Logistic regression equations are used to compute PSs for each person. The outcome is the log odds of a binary variable (receiving the treatment or being in the control group). The predictors are the k potential confounders of treatment effect. The equation is
where p is the probability of being in the treatment group, (1 − p) is the probability of being in the control group, and the coefficients give the difference in log odds of being in the treatment group for each unit difference in the confounder adjusting for all other confounders. Once the coefficients have been estimated, the PS is obtained as the estimated probability of membership in the treatment group.
The PS can then be used in a number of ways to balance confounders in the estimate of treatment effect on the experimental outcome. When determining which predictors to include in the PS model, Rosenbaum (2002) cautions against using only predictors that significantly differ between groups because (a) this does not consider the relationship between predictor and outcome; (b) just because the difference between groups on a predictor is not statistically significant, it doesn’t mean that it can be ignored; and (c) this process considers predictors only one at a time, whereas the logistic model considers the predictors as a group. As such, it is suggested that all available predictors potentially related to the outcome are included in a PS model unless there is a theoretical reason not to do so (Brookhart et al., 2006).
After creation of the PS, data should be further examined before proceeding with analysis. The distribution of PSs by group should be examined via graphical display using a histogram or boxplot. Presence of a large overlapping area of PSs, or “common support,” indicates that the use of PSs will help to balance the intervention and control groups on key confounders (Wagner, 2012). Although there is no theoretical guidance on what exactly merits common support, it can be considered the range of PSs with at least five observations per PS in both the intervention and control groups (L. Li, Kleinman, & Gillman, 2014). Limiting analyses to only participants whose PSs fall under the common support is recommended, because characteristics of individuals outside the common support may be too different to compare without introducing significant bias in the estimate of treatment effect (F. Li, Morgan, & Zaslavsky, 2014; Wagner, 2012). After the common support is examined, the PS can be applied to the data using multiple methods. We compared three methods—PS matching, PS stratification, and PS weighting—to determine which method best improved confounder balance in one data set.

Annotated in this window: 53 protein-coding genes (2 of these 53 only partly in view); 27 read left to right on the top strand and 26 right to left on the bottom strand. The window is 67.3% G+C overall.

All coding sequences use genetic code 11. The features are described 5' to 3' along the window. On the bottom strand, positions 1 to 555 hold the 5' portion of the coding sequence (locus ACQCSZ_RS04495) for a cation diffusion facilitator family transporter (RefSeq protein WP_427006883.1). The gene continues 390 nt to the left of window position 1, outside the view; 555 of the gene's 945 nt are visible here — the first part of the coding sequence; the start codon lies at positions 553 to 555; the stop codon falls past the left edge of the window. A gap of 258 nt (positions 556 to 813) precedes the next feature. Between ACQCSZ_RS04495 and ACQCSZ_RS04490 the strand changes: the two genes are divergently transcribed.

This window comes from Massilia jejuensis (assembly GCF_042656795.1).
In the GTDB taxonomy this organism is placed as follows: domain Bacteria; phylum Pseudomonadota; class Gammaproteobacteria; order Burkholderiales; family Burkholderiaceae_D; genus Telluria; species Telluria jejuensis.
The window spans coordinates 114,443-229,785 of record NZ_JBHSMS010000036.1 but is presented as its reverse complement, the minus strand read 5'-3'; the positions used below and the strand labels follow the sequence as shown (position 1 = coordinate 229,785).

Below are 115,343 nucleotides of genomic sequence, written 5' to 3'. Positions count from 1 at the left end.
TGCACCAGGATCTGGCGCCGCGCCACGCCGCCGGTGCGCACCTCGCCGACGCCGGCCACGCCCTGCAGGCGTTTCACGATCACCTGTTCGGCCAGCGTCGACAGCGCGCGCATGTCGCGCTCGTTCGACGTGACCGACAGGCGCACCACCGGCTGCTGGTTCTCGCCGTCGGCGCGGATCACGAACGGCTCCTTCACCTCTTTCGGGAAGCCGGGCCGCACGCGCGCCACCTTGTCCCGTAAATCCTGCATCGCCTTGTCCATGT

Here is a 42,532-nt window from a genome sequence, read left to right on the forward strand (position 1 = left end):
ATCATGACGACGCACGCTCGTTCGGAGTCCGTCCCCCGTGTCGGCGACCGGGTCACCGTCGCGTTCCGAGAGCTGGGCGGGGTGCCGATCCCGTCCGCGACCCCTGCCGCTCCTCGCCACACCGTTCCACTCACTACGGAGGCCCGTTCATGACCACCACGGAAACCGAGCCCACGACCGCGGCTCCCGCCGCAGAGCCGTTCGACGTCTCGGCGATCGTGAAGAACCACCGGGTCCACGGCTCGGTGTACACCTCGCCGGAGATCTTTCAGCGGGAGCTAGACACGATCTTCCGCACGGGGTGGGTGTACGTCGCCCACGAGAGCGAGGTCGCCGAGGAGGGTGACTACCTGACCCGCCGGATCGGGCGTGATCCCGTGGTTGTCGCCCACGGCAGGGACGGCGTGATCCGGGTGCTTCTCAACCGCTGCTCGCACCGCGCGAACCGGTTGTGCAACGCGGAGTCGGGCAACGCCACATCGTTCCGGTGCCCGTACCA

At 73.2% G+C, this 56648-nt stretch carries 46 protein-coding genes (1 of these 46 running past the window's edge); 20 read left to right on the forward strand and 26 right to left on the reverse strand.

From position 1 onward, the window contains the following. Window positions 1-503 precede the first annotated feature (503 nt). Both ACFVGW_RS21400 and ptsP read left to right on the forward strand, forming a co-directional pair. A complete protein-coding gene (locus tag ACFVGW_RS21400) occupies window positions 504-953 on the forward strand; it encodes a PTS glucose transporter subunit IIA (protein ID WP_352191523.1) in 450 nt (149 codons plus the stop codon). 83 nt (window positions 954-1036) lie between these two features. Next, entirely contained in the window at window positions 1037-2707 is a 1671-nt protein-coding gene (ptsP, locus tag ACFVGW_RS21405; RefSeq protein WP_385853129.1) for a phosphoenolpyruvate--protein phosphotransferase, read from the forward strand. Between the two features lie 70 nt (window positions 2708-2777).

Using this method, participants who received the intervention are matched by PS to participants who did not receive the intervention (Rosenbaum & Rubin, 1985a), creating two groups that are comparable on potential confounders. After creation of the groups, the treatment outcomes for each group can be directly compared to estimate the intervention effect (Austin, 2011; D’Agostino, 1998; Hill & Reiter, 2006; Rosenbaum & Rubin, 1985a).
Several methodological decisions are required when implementing PS matching: (a) ratio of control to intervention group, (b) replacement versus nonreplacement, (c) greedy versus optimal, and (d) nearest neighbor versus caliper matching. The ratio refers to how many control subjects are matched to an intervention subject; usually, a 1:1 ratio is selected, but many-to-one matching may be employed (Gu & Rosenbaum, 1993). Matching can be performed either with or without replacement (Austin, 2011). When matching with replacement, control participants who are matched to intervention participants are returned to the pool for potential matching with another intervention participant. Matching with replacement requires a special variance estimator to consider the fact that one control participant may be matched to multiple intervention participants (or vice versa; Hill & Reiter, 2006). Greedy versus optimal matching involves using proximity to match intervention and control participants. Greedy methods match the intervention participant with the closest control participant, regardless of whether the control participant would be a closer match for another intervention participant. Optimal matching is based on minimizing the total within-pair difference on PSs (Austin, 2011). Optimal matching has been found to be no better than greedy matching in reducing estimator bias (Gu & Rosenbaum, 1993). Lastly, PS matching may be performed using either nearest neighbor or caliper methods (or a combination of both methods). In nearest neighbor methods, an untreated participant is matched to a treated participant with the closest PS, but no defined PS distance is considered too great for matching. Alternately, in caliper matching, a predetermined distance between PSs, defined by the investigator, is considered the maximum allowable distance. Using the caliper matching approach, a participant lacking a match within that caliper is excluded from analysis. Recommended optimal caliper distances range between 0.05 (Kurth et al., 2006) and 0.2 SD of the logit of the PS (Austin, 2011). The nearest neighbor method is the easiest from a computational standpoint and may be superior to caliper matching methods in minimizing bias in the treatment effect estimate (Austin, 2010), though nearest neighbor matching within calipers defined by the PS may be superior in balancing covariates between groups (Rosenbaum & Rubin, 1985b). Of note, PS matching may lead to some participants being excluded from the final analyzed sample because they do not have a match within the specified caliper (e.g., closest match is within 0.07, but specified caliper is 0.05) or exceed the matching ratio (e.g., data set includes more control than intervention participants, but matching ratio is 1:1). When a PS matching procedure is used, it is recommended that outcome analyses be conducted using a paired t-test or a Wilcoxon signed rank test because the matching process introduces a correlated structure to the data (Lanehart et al., 2012).